The last decade has been a tale of rampant growth in mobile services revenues. But who’s benefited in the $2.5T app economy? Carriers have only marginally participated. Is there a way for them to regain some of the value – and deliver products that customers love? An expert panel, supported by Syntonic, debated this topic as part of MEF’s programme of events at MWC18.
If there was a theme to this year’s Mobile World Congress, it was 5G.
Hype around the next-gen network technology loomed large on the show floor, with plentiful demos, use cases and launch announcements.
But over in Hall 8.1, the tone was a little more sceptical.
“People think 5G is going to save the day for the carriers. But 5G is ‘out there’ a little bit. It’s not going to happen here and now. 4G will be around a while longer.”
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The cautionary words came from Gary Greenbaum, CEO of Syntonic, as he introduced the MEF session: “Beyond voice, text, and data – disruptive services to grow carrier ARPU”.
The session comprised a keynote by Greenbaum and a panel discussion moderated by Susan Welsh de Grimaldo from Strategy Analytics with panelists:
- Frederic Dingemans Head of Digital Commerce Tata Communications
- Nicholas Wodtke Executive Vice President of Digital Content Veon
- Danielle Levitas Senior Vice President, Research & Professional Services App Annie
- Gary Greenbaum, Co-Founder and CEO, Syntonic
Greenbaum began with a candid reality check.
He noted that many carriers believe 5G will rescue them from a declining or flattening telco revenues. But he argued that they would be better advised to focus on recapturing some of the value in OTT services.
“Voice text and data are commodities,” he said. ”And the only way of differentiating a commodity is price. As a result, carriers are in a death spiral – unless they change what they are, and try to participate in the $2.5 trillion app economy that their investments partially created.”
Greenbaum backed up his analysis with numbers. He revealed a graph that showed the global revenue from core telco services (voice text and data) being matched and overtaken for the first time by that of mobile services (content, commerce, advertising) in 2016.
Then he added that mobile services would generate five times more revenue than voice text and data by 2021.
The conclusion? Carriers have a choice. He said: “They can continue to invest their $170 billion a year in CAPEX infrastructure and try to monetise that with voice text and data. Or they can try to claw back some of their value that has accrued to the mobile services space.”
Happily, there are signs that many are doing just this. Greenbaum named a number of services such as VEON Be Free, Vodafone Pass, T-Mobile Binge On and others that bundle high value content for one tariff with no data charges.
And he noted that Syntonic is working with a growing number of carriers to deliver new data models and content bundles and unlimited access to specific apps.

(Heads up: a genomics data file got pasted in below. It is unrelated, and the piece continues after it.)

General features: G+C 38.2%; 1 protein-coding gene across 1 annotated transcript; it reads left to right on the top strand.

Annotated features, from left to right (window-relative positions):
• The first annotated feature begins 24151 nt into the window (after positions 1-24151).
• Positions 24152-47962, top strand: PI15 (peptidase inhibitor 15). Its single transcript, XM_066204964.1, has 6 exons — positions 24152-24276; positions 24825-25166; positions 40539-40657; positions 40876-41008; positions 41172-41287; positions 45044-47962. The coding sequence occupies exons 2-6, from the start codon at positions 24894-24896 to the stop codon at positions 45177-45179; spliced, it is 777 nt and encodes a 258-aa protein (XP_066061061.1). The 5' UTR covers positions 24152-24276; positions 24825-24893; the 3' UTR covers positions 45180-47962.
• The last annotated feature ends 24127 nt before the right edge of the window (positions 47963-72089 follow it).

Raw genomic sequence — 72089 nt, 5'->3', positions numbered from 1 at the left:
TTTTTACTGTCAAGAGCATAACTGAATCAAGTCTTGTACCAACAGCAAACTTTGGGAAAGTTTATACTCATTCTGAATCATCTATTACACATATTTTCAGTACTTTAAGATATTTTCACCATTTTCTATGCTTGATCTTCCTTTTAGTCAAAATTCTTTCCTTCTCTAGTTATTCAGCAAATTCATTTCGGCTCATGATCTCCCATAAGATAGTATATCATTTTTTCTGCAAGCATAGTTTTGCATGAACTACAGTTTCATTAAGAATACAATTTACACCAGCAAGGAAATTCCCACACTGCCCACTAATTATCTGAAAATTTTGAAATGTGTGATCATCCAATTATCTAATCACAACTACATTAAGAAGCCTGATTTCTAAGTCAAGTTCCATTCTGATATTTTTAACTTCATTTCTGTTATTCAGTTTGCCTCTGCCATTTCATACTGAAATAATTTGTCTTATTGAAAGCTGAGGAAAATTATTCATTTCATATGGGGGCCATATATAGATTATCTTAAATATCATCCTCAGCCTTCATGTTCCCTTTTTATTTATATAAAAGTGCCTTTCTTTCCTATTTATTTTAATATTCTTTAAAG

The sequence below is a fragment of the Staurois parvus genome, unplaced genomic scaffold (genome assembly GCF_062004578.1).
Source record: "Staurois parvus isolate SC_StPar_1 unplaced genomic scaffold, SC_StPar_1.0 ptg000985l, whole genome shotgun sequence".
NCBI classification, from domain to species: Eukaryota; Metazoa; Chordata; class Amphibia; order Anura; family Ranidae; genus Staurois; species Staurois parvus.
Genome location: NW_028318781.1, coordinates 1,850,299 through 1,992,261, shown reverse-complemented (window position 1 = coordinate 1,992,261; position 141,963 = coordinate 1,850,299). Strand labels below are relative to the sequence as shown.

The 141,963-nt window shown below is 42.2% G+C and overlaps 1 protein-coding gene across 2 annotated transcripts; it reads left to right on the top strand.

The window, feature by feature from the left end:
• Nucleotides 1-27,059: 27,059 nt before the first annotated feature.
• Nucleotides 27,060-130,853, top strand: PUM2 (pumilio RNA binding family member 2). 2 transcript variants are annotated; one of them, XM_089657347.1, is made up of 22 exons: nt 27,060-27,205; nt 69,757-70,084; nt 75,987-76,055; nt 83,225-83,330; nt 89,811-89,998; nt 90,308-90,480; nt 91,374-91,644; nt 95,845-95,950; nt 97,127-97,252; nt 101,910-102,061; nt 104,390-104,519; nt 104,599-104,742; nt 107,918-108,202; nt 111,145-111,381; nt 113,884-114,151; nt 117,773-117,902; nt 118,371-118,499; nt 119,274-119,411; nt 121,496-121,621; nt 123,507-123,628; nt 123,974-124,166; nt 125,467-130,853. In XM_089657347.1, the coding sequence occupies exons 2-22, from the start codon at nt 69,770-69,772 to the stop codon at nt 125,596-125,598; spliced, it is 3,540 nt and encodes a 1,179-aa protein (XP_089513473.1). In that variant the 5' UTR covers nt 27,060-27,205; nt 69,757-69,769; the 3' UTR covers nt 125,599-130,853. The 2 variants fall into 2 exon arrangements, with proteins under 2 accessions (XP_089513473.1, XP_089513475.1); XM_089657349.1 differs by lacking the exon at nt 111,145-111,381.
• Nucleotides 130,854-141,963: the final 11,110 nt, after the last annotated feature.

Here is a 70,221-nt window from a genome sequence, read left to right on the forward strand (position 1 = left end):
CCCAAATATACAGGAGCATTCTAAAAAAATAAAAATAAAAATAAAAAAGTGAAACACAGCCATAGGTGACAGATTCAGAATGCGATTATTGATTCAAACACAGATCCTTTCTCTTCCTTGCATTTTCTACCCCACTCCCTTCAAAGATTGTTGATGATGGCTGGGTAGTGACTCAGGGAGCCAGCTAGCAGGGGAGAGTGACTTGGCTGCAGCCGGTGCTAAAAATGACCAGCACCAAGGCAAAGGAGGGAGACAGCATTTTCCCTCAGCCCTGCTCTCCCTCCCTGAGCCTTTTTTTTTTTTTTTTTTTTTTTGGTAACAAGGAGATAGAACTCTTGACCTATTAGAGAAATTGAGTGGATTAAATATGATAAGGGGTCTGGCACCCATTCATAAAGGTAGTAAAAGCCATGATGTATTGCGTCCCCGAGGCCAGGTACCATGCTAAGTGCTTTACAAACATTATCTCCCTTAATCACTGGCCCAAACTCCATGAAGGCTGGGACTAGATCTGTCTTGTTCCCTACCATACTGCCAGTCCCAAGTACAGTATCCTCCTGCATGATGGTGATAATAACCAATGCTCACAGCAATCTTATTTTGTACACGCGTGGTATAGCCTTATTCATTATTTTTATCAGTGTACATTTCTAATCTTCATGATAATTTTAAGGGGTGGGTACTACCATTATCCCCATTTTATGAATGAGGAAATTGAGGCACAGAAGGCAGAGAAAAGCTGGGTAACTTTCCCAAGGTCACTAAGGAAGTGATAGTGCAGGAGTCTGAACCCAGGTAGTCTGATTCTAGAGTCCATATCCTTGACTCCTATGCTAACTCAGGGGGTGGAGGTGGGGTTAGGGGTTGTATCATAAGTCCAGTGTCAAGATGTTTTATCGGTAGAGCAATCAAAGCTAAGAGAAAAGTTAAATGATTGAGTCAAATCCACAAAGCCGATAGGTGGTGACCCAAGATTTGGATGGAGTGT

On the panel, Tata’s Frederic Dingemans reflected that such services are merely answering the vast hunger for mobile content from subscribers.
“The appetite for mobile connectivity greatly exceeds the size of the subscribers’ wallets. There are millions of dollars of pent up demand,” he said.
Watch the Panel
Clearly, creating bundles works for customers. But sponsoring data is also great for brands because it’s so flexible.
“The value of a MB of data can be shaped. You can apply policy to it,” he said. “Is it for one app? For a night? For a morning? For roaming? We’re always discovering new models for that marketplace.”
Dingemans also described the high perceived value of data in consumers’ eyes. “Brands find data to be powerful currency because you can really target users with something that matters to them. So we position data as a reward currency.
“This is very powerful for brands for two reasons. One, you can really target data. Two, there’s the cost. You give someone a dollar of data and it looks like a dollar but it might actually cost 20 cents.”
In markets where incomes are relatively low, this approach has obvious potential.
App Annie’s Danielle Levitas gave the example of India as a region where demand for content is huge even if direct spending is not. “India is now the largest market for Google Play downloads,” she said. “but it’s only a $100m market. What is driving that monetisation and value for customers has been advertising.”
That said, while consumers in mature markets may have more disposable income, they too often prefer ad models.
This means that there’s potential for a subsidised approach just about everywhere. VEON’s Nicholas Wodtke said: “Today’s teenagers are cord cutting. They watch everything on a laptop. They don’t pay a single bill but they’re very rich content consumers. So if you want to get a transaction, you do not start with a commercial proposition. You have to win them over first. It’s a long dance.”
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